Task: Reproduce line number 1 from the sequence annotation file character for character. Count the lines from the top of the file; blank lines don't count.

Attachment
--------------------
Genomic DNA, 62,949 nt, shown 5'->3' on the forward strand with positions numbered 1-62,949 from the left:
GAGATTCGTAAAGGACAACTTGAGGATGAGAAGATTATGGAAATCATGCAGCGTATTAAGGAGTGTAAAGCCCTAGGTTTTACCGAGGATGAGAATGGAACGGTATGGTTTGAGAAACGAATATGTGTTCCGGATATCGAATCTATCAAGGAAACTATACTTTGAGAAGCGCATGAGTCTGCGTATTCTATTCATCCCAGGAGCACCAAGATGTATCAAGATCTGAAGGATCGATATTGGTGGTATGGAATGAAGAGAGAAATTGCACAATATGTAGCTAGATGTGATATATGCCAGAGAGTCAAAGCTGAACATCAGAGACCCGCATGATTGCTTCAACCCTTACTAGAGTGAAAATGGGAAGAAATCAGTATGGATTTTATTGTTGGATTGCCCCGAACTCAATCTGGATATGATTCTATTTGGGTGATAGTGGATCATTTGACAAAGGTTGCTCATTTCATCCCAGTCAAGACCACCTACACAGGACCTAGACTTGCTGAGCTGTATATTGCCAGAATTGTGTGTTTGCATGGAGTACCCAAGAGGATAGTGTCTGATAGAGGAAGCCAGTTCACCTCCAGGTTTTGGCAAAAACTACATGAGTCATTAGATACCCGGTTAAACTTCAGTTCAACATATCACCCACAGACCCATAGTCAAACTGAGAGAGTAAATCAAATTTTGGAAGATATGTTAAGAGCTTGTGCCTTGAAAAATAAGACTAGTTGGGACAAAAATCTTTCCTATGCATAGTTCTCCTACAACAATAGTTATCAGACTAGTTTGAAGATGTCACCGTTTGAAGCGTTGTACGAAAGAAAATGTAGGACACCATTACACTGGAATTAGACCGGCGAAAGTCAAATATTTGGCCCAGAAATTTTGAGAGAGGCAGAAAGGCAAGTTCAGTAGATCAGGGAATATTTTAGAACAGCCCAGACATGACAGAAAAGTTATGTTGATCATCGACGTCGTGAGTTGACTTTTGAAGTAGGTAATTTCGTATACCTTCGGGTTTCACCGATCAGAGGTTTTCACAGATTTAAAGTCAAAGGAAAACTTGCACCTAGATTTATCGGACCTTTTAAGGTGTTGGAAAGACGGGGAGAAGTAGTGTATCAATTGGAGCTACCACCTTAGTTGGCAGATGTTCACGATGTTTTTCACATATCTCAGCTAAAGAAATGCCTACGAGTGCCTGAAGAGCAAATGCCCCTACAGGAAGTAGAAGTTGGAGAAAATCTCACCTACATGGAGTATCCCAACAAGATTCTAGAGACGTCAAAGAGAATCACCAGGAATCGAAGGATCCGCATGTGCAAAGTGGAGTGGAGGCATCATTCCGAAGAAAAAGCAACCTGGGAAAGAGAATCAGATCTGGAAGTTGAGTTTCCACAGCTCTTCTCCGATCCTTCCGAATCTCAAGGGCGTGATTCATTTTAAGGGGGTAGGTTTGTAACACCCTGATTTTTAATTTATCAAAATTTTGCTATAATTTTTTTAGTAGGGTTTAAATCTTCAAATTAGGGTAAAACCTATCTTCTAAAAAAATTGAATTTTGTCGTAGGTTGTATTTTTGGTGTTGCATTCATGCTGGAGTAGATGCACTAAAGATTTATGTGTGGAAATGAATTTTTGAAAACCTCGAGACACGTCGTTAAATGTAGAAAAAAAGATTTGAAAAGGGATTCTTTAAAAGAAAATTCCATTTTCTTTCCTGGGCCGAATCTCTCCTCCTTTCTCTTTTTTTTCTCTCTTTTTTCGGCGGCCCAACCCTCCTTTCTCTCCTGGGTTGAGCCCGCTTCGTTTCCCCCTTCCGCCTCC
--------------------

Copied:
Genomic DNA, 62,949 nt, shown 5'->3' on the forward strand with positions numbered 1-62,949 from the left: